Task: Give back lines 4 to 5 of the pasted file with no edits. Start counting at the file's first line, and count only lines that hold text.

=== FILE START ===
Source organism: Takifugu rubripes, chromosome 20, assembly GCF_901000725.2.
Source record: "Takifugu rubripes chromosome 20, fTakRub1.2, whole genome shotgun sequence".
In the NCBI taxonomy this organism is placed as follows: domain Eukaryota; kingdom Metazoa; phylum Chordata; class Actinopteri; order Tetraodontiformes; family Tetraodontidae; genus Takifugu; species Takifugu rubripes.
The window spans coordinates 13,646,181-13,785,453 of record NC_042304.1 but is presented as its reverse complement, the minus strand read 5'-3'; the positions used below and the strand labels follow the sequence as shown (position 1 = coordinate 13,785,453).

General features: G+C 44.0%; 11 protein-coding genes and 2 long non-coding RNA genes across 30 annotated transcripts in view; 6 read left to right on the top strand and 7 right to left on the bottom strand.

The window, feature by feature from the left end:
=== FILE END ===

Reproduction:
The window spans coordinates 13,646,181-13,785,453 of record NC_042304.1 but is presented as its reverse complement, the minus strand read 5'-3'; the positions used below and the strand labels follow the sequence as shown (position 1 = coordinate 13,785,453).

General features: G+C 44.0%; 11 protein-coding genes and 2 long non-coding RNA genes across 30 annotated transcripts in view; 6 read left to right on the top strand and 7 right to left on the bottom strand.